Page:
By Christopher Baldwin
Ah yes, an article on tattoos. And more specifically, a male’s point-of-view on tattoos, since Rachel already graced us with her article last month on the subject. Not that I would know anything about it. I’ve only wasted an estimated mere $4,000 on the 48 that I have. But I’ve decided to push my tattoo ideology into your faces anyway. Why? A. Because there was nothing else to write about this month. B. Because mine are so much cooler than yours. Actually no, neither of those reasons are true. I’m not that hateable (yet). I just figured I’d let the readers in on a few pointers that I myself have followed when choosing a design and placement for permanent ink. An activity that will most likely turn to paint spills on your wrinkled skin by the time you’re 80 anyway. So let us begin!
1. I’m really not going to try and talk shit here. So, let the shit-talking commence! My fellow males, I’ve always thought that a tattoo should always represent a piece of who you are. It can be as abstract as you want to make it, but eventually, all the pieces should in some way reflect on a personality trait, a memory, an event or a deep connection with something or somebody in your life. Basically, it should MEAN something. What I advice your tattoo NOT to be, is a piece of art that represents either what you aren’t or wish you could be. Now I’m not saying this to be a dick, but I have a hard time believing that a tattoo that may look cool now, but has nothing else to do with you except for that fact that its done really well, is going to have the same appeal some years down the road. After awhile, your appreciation for that actual imagery will fade. But, the symbol that that imagery represents will stay with you. If it doesn’t really represent you, then there won’t be any ties to it other than the following statement, “Hey man, check out my tattoo. Isn’t it cool? Yeah it is, isn’t it. Okay well, nice talking to you! Bye!”
2. It’s okay to trade traditionalism for abstraction. Don’t be afraid to get something weird, unconventional or maybe a little feminine. I don’t think your testosterone depletes because of the colors and shapes you put into your skin. Not everything has to be a snake, a ship, a tribal design, a Sailor Jerry or a Japanese mural. Not that I have a problem with any of those designs, but as I said before, they have to fit into what makes you, you! We’re all pretty abstract people in our own right. I’m sure if you put your mind to it, you can think of some creative and unique ideas when blueprinting your body to be a canvas. The picture shown here of my leg is just an example of what I’m talking about. Seen in this picture is a doll’s head and a faceless girl with her arms outstretched. They’re not really something to be understood at first glance. They’re also not very manly. However they do represent something, and something about me. I’ll spare you the boring story behind them for now. In short summary, think outside-the-box.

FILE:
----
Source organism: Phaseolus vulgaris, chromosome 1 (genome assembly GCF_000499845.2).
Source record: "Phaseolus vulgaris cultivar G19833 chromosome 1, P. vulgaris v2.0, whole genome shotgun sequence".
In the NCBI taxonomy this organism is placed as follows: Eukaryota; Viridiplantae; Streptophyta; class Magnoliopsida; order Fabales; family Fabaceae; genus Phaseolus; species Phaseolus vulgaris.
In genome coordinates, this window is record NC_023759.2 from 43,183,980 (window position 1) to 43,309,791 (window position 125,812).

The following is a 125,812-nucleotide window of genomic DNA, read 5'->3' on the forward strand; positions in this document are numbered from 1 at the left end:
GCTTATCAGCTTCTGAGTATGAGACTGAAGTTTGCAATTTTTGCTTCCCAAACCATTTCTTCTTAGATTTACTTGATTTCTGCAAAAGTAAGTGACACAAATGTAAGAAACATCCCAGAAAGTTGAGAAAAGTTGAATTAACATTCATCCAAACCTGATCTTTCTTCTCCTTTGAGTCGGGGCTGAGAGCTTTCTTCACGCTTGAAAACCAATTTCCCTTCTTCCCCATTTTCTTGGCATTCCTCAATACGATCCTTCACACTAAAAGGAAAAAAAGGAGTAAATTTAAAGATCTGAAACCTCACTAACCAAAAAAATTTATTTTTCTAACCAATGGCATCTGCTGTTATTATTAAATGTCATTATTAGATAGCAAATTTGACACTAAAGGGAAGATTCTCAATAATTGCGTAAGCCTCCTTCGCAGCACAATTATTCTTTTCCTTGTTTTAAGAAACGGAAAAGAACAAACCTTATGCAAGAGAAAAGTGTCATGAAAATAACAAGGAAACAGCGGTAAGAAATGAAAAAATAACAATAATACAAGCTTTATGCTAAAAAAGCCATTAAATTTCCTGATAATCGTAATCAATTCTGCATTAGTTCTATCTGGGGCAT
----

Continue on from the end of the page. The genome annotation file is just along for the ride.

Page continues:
3. This statement might seem trite, but it rings true. Always think about the future when considering the placement of your tattoo. Neck, hand and especially face tattoos are unfortunately, still to this day a taboo in most workplaces. Before getting tattooed in these areas, think about how they’re going to effect your career endeavors. You wouldn’t want them to pass an untrue preconception in a job interview, or hinder your ability to whip up a good sales pitch. These are just two examples, but there are many more instances. As much as I disagree with the lack of tolerance for tattoos in corporate America, it’s a reality at this point. A reality which hopefully is being altered right now. In my pursuit of becoming a teacher, I’m sure the day will come when my little hand tattoos, as tasteful as they are, will pose a problem in the classroom and will have to be removed. I’m hoping that doesn’t have to happen. This picture of my middle finger however will most definitely have to disappear.
That pretty much sums it up folks. Tattoos are such a personal thing, that it’s really not necessary to break down what’s right and what isn’t. One man’s dream tattoo is another man’s crap. I’m fortunate to have no regrets really in any of the ones I have now, and it comes from simply following my quirky little tastes, and not getting bent out of shape on what it looks like to other people. Just think before you go and permanently paint your skin. As you go about your life, things are going to change. Your outlooks and attitude are going to change and what seemed like a great idea at one time may turn into a regret, it happens. But if you tattoo something that meant something to you at one time, then it isn’t really a regret if you‘ve lost your deep connection with it now. It’s an awesome piece of artwork, and more importantly, a mark on the timeline that is your life. In that way, it can be like a photo album…on your body. If you’re showing them off one day, just make sure you save the genitalia for last. Just pull down your underpants and then afterwards say, “Oh yeah that’s right, I got a dick tattoo too. Fuck off.”